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The literary term "pastiche" is used in two slightly different ways, and the concept can be found in other arts, not just literature, ranging from architecture to film. In the first sense, a pastiche is a form of homage which is accomplished through imitation. In the second definition, a pastiche is a medley of items which are imitative in origin. The term can be used in a derogatory or complimentary way, depending on the work under discussion.
The origins of the word lie in an Italian word meaning "medley," a reference to a type of cake or pie which is made from a broad mixture of items. The idea behind either form of pastiche is that it integrates themes, ideas, concepts, and characters which have already been seen and used before. These items are integrated in a new work because the author finds them interesting, compelling, or useful; a pastiche is not plagiarism or outright imitation, but a more complex literary concept.
In the first sense, a pastiche is often constructed as an homage or send-up of a noted author or genre. For example, Rosencrantz and Guildenstern are Dead is a playful take on Hamlet; The Story of Edgar Sawtelle is another take on Hamlet which takes on a more serious tone. Authors may produce a pastiche which imitates another author's style, borrows characters used by an author, or plays with an entire genre in literature. The numerous novels featuring the famous detective Sherlock Holmes written long after the death of Sir Arthur Conan Doyle are pastiches, for example.
In the sense of a medley, a pastiche can sometimes be successful, and sometimes be a total disaster. Some authors are very adept at weaving in many themes and concepts to create a rich and complex work, while others create a hodge-podge of items which feel incongruous and do not work together. This type of literary pastiche may be used to juxtapose characters and styles, or to illustrate the universality of themes; to borrow from Hamlet again, for example, an author could opt to create a re-telling of the story set in space in an Old Western style, integrating three very different thematic elements.
Popular culture is filled with imitation, sometimes entirely unintentional. Some themes have been used so many times that authors utilize them unconsciously, blissfully unaware of their origins. A true pastiche, however, involves a conscious decision to integrate elements of literary style from previously published works.
There is a lot of literature based on the Alice in Wonderland books. Shortly after the first book was published, a writer named Anna M. Richards wrote a book called A New Alice in the Old Wonderland. It was about a girl who had read Alice in Wonderland and visited the place herself. From what I understand, she meets all of the same characters, though her experiences differ.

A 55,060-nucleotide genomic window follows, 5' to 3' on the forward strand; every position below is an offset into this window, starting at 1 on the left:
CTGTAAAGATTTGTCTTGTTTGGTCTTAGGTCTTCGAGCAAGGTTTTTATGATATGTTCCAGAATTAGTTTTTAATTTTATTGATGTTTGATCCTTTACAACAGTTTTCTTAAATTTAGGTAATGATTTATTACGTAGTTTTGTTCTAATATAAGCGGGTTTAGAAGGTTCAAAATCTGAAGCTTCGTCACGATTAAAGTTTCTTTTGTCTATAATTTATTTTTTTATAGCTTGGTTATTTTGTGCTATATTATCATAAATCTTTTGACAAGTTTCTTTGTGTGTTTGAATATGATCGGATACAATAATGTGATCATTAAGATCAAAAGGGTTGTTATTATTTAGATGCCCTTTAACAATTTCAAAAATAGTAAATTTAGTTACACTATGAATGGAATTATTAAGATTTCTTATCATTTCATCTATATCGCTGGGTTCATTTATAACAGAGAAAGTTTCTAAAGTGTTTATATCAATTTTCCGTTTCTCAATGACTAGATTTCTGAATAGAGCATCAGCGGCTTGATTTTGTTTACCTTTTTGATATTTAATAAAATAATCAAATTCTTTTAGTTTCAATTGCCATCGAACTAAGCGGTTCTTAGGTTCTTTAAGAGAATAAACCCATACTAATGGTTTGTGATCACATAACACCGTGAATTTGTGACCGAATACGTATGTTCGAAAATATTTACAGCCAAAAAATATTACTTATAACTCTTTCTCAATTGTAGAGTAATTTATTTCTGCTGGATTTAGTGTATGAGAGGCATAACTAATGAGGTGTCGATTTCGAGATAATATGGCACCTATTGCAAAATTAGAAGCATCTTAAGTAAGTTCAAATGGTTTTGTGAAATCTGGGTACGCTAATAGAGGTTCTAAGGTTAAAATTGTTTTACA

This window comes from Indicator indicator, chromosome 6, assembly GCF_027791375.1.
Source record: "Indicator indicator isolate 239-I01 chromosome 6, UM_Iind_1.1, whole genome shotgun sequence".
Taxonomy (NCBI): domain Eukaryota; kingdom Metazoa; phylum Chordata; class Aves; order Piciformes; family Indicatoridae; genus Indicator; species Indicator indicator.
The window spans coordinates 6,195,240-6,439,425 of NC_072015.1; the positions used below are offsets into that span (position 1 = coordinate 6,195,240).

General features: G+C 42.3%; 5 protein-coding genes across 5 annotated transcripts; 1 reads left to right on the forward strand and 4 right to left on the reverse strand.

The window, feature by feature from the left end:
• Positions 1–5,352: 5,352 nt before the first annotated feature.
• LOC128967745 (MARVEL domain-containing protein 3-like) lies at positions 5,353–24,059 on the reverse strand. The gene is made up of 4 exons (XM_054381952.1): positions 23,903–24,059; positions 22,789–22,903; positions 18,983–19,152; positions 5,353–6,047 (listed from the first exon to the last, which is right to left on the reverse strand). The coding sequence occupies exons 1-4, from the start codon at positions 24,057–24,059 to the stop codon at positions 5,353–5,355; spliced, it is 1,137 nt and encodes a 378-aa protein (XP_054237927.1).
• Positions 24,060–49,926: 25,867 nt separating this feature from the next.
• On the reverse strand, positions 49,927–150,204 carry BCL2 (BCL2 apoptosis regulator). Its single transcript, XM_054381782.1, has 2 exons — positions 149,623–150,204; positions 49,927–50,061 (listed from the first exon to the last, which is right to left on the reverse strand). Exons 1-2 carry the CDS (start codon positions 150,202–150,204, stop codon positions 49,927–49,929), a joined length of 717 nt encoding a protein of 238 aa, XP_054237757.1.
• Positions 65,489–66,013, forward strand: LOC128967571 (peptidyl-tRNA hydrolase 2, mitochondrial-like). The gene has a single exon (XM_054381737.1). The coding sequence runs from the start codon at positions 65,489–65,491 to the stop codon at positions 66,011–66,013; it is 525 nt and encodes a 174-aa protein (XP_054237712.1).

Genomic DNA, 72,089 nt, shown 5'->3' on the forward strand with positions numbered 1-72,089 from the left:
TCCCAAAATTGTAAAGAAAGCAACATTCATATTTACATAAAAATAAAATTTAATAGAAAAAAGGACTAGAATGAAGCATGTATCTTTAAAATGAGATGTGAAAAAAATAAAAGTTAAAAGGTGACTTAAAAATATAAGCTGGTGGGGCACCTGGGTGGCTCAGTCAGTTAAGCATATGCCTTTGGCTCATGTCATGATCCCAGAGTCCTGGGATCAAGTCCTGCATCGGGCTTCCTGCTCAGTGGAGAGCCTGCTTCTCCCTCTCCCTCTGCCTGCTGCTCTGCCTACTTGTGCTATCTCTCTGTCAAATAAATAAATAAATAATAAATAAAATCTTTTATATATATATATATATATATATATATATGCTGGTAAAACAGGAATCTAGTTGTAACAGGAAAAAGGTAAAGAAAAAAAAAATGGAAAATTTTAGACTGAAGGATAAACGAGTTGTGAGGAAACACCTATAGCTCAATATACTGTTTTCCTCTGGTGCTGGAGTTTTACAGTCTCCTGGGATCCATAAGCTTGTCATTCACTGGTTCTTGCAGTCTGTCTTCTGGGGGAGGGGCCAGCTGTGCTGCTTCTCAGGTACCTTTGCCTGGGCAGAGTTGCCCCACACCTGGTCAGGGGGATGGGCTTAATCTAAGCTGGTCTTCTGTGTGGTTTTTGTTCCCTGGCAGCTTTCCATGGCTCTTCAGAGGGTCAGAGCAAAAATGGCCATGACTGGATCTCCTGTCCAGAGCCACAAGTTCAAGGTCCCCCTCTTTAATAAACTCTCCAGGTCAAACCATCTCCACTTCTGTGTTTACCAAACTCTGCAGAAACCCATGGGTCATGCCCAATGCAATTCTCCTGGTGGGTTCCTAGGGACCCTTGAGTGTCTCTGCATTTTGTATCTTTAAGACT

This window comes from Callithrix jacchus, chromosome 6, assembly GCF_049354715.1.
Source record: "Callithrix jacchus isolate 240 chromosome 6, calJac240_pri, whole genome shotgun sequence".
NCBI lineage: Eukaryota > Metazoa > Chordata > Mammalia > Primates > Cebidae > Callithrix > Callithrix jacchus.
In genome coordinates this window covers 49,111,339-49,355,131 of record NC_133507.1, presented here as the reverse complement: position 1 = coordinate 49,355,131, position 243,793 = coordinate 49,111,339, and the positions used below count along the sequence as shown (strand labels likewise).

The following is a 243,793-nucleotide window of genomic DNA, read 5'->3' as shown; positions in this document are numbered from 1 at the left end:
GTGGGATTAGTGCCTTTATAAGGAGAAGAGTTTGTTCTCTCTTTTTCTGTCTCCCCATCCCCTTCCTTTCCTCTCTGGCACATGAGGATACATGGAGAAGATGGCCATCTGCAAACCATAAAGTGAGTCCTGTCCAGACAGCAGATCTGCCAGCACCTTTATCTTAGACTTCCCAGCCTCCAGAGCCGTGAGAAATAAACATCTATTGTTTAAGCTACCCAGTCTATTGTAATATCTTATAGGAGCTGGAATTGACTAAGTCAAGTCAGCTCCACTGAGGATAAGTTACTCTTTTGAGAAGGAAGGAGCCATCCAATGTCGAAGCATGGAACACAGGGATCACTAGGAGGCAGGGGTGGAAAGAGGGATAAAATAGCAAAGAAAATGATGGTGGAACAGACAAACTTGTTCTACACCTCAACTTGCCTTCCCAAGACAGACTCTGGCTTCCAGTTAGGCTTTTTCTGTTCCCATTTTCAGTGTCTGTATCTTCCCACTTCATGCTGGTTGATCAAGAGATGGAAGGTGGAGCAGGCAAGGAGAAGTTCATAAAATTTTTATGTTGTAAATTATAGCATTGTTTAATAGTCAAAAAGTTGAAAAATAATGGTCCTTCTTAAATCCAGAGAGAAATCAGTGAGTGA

There are still writers creating retellings of the books. More recently there have been a lot of graphic novels and comic books telling the story of Alice in Wonderland. Many people think that these types of books are a great addition to the series. Of course, some of these works beg the
question of what, exactly, can be considered original literature. I think this is a problem with a lot of literature written in pastiche. But there are some really great works written in this style, and I would be wary to write it off completely.
Reading this, I immediately thought of the Broadway play Wicked. The play is based on a relatively recent novel, 'The Life and Times of the Wicked Witch of the West'. I think this is one really excellent example of Pastiche and how this literary tool is also used to explore another view of a classic story.
In 'The Wonderful Wizard of Oz', we only see Dorothy’s view of the events. 'The Life and Times' adds another layer of complexity to the story that is very intriguing. It tells the story from the view of the witches of Oz and creates a history of their lives that is both complicated and interesting.
I think this novel also uses the concept of
pastiche very well because it doesn’t just copy the events of 'The Wizard of Oz', it creates an entirely new story that can stand in its own right.
While I know that there are many other works of literature that are created in this way, 'The Life and Times' was the first that I thought of. I’m interested to know what other novels people think of -- did anybody else have one come to mind?
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